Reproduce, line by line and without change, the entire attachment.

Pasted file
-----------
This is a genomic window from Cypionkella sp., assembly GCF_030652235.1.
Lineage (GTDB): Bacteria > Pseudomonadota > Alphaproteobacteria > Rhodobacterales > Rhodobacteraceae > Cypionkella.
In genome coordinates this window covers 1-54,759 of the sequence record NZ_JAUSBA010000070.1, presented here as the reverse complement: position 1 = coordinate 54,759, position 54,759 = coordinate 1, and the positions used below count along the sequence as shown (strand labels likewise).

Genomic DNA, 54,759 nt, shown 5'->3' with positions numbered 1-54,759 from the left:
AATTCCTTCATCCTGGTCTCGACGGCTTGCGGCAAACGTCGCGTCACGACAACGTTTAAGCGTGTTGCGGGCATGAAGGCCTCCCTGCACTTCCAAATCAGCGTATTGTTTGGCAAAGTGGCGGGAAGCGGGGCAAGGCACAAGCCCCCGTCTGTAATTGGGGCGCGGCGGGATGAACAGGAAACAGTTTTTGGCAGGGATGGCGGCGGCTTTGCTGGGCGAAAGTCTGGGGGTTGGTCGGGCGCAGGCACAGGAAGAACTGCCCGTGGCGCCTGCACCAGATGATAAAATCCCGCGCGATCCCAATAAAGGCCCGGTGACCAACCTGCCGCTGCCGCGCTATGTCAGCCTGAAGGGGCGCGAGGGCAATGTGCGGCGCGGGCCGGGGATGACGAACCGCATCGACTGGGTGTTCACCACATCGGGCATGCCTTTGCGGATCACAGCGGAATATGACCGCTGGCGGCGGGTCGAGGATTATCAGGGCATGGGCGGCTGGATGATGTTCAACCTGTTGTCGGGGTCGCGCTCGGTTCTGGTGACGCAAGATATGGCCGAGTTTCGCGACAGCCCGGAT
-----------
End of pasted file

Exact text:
This is a genomic window from Cypionkella sp., assembly GCF_030652235.1.
Lineage (GTDB): Bacteria > Pseudomonadota > Alphaproteobacteria > Rhodobacterales > Rhodobacteraceae > Cypionkella.
In genome coordinates this window covers 1-54,759 of the sequence record NZ_JAUSBA010000070.1, presented here as the reverse complement: position 1 = coordinate 54,759, position 54,759 = coordinate 1, and the positions used below count along the sequence as shown (strand labels likewise).

Genomic DNA, 54,759 nt, shown 5'->3' with positions numbered 1-54,759 from the left:
AATTCCTTCATCCTGGTCTCGACGGCTTGCGGCAAACGTCGCGTCACGACAACGTTTAAGCGTGTTGCGGGCATGAAGGCCTCCCTGCACTTCCAAATCAGCGTATTGTTTGGCAAAGTGGCGGGAAGCGGGGCAAGGCACAAGCCCCCGTCTGTAATTGGGGCGCGGCGGGATGAACAGGAAACAGTTTTTGGCAGGGATGGCGGCGGCTTTGCTGGGCGAAAGTCTGGGGGTTGGTCGGGCGCAGGCACAGGAAGAACTGCCCGTGGCGCCTGCACCAGATGATAAAATCCCGCGCGATCCCAATAAAGGCCCGGTGACCAACCTGCCGCTGCCGCGCTATGTCAGCCTGAAGGGGCGCGAGGGCAATGTGCGGCGCGGGCCGGGGATGACGAACCGCATCGACTGGGTGTTCACCACATCGGGCATGCCTTTGCGGATCACAGCGGAATATGACCGCTGGCGGCGGGTCGAGGATTATCAGGGCATGGGCGGCTGGATGATGTTCAACCTGTTGTCGGGGTCGCGCTCGGTTCTGGTGACGCAAGATATGGCCGAGTTTCGCGACAGCCCGGAT